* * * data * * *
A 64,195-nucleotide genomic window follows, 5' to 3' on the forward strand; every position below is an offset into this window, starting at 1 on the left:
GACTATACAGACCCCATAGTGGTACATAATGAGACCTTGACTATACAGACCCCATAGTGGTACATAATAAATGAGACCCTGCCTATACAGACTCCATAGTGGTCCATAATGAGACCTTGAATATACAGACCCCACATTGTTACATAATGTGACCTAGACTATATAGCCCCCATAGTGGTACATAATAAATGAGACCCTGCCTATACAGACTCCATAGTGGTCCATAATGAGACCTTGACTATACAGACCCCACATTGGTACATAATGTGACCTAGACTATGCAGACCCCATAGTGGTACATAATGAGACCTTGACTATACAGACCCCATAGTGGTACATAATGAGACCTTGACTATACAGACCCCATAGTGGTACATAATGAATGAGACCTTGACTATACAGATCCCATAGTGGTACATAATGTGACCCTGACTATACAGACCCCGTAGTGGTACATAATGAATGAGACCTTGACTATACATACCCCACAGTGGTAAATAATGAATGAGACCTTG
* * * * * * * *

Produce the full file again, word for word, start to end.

A 64,195-nucleotide genomic window follows, 5' to 3' on the forward strand; every position below is an offset into this window, starting at 1 on the left:
GACTATACAGACCCCATAGTGGTACATAATGAGACCTTGACTATACAGACCCCATAGTGGTACATAATAAATGAGACCCTGCCTATACAGACTCCATAGTGGTCCATAATGAGACCTTGAATATACAGACCCCACATTGTTACATAATGTGACCTAGACTATATAGCCCCCATAGTGGTACATAATAAATGAGACCCTGCCTATACAGACTCCATAGTGGTCCATAATGAGACCTTGACTATACAGACCCCACATTGGTACATAATGTGACCTAGACTATGCAGACCCCATAGTGGTACATAATGAGACCTTGACTATACAGACCCCATAGTGGTACATAATGAGACCTTGACTATACAGACCCCATAGTGGTACATAATGAATGAGACCTTGACTATACAGATCCCATAGTGGTACATAATGTGACCCTGACTATACAGACCCCGTAGTGGTACATAATGAATGAGACCTTGACTATACATACCCCACAGTGGTAAATAATGAATGAGACCTTG